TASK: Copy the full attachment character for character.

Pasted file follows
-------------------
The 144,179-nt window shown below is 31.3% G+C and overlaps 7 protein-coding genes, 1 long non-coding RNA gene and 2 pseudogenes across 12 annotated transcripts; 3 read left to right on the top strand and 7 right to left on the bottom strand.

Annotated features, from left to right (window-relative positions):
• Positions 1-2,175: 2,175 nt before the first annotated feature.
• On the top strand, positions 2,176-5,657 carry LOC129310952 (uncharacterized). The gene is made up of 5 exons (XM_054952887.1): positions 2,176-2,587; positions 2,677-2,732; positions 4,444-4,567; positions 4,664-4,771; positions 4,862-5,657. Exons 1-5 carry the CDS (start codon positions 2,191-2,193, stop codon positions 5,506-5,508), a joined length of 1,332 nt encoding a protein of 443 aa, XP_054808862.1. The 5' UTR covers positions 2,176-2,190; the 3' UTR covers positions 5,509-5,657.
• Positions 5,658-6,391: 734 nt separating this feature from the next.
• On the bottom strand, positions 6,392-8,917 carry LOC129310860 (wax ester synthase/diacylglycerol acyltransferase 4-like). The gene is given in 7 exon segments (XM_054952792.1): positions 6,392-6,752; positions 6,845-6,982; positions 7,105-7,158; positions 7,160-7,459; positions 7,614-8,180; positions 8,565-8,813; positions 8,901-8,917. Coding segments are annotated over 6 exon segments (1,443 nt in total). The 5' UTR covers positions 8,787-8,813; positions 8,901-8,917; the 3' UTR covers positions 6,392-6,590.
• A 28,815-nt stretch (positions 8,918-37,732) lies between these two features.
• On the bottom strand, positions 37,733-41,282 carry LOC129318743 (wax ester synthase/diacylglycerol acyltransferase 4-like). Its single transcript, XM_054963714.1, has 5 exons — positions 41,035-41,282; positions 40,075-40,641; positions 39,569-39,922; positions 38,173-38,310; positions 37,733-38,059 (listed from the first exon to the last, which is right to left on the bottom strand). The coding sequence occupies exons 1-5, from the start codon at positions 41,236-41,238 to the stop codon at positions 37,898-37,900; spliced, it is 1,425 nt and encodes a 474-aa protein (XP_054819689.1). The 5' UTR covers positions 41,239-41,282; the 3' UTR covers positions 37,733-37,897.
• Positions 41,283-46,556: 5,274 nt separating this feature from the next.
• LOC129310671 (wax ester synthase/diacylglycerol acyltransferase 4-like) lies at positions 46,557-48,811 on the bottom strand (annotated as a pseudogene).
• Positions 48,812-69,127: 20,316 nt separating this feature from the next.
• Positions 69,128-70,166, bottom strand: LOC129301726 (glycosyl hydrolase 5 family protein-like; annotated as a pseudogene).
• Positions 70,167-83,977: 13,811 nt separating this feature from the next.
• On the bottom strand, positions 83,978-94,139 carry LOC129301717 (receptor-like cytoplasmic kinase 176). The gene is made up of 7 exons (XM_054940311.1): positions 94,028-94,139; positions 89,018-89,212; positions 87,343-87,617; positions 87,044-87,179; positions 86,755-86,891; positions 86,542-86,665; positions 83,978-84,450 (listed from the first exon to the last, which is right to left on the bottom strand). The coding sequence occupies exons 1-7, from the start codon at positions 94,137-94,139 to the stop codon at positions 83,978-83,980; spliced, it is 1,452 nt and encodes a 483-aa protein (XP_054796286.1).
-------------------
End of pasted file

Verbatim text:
The 144,179-nt window shown below is 31.3% G+C and overlaps 7 protein-coding genes, 1 long non-coding RNA gene and 2 pseudogenes across 12 annotated transcripts; 3 read left to right on the top strand and 7 right to left on the bottom strand.

Annotated features, from left to right (window-relative positions):
• Positions 1-2,175: 2,175 nt before the first annotated feature.
• On the top strand, positions 2,176-5,657 carry LOC129310952 (uncharacterized). The gene is made up of 5 exons (XM_054952887.1): positions 2,176-2,587; positions 2,677-2,732; positions 4,444-4,567; positions 4,664-4,771; positions 4,862-5,657. Exons 1-5 carry the CDS (start codon positions 2,191-2,193, stop codon positions 5,506-5,508), a joined length of 1,332 nt encoding a protein of 443 aa, XP_054808862.1. The 5' UTR covers positions 2,176-2,190; the 3' UTR covers positions 5,509-5,657.
• Positions 5,658-6,391: 734 nt separating this feature from the next.
• On the bottom strand, positions 6,392-8,917 carry LOC129310860 (wax ester synthase/diacylglycerol acyltransferase 4-like). The gene is given in 7 exon segments (XM_054952792.1): positions 6,392-6,752; positions 6,845-6,982; positions 7,105-7,158; positions 7,160-7,459; positions 7,614-8,180; positions 8,565-8,813; positions 8,901-8,917. Coding segments are annotated over 6 exon segments (1,443 nt in total). The 5' UTR covers positions 8,787-8,813; positions 8,901-8,917; the 3' UTR covers positions 6,392-6,590.
• A 28,815-nt stretch (positions 8,918-37,732) lies between these two features.
• On the bottom strand, positions 37,733-41,282 carry LOC129318743 (wax ester synthase/diacylglycerol acyltransferase 4-like). Its single transcript, XM_054963714.1, has 5 exons — positions 41,035-41,282; positions 40,075-40,641; positions 39,569-39,922; positions 38,173-38,310; positions 37,733-38,059 (listed from the first exon to the last, which is right to left on the bottom strand). The coding sequence occupies exons 1-5, from the start codon at positions 41,236-41,238 to the stop codon at positions 37,898-37,900; spliced, it is 1,425 nt and encodes a 474-aa protein (XP_054819689.1). The 5' UTR covers positions 41,239-41,282; the 3' UTR covers positions 37,733-37,897.
• Positions 41,283-46,556: 5,274 nt separating this feature from the next.
• LOC129310671 (wax ester synthase/diacylglycerol acyltransferase 4-like) lies at positions 46,557-48,811 on the bottom strand (annotated as a pseudogene).
• Positions 48,812-69,127: 20,316 nt separating this feature from the next.
• Positions 69,128-70,166, bottom strand: LOC129301726 (glycosyl hydrolase 5 family protein-like; annotated as a pseudogene).
• Positions 70,167-83,977: 13,811 nt separating this feature from the next.
• On the bottom strand, positions 83,978-94,139 carry LOC129301717 (receptor-like cytoplasmic kinase 176). The gene is made up of 7 exons (XM_054940311.1): positions 94,028-94,139; positions 89,018-89,212; positions 87,343-87,617; positions 87,044-87,179; positions 86,755-86,891; positions 86,542-86,665; positions 83,978-84,450 (listed from the first exon to the last, which is right to left on the bottom strand). The coding sequence occupies exons 1-7, from the start codon at positions 94,137-94,139 to the stop codon at positions 83,978-83,980; spliced, it is 1,452 nt and encodes a 483-aa protein (XP_054796286.1).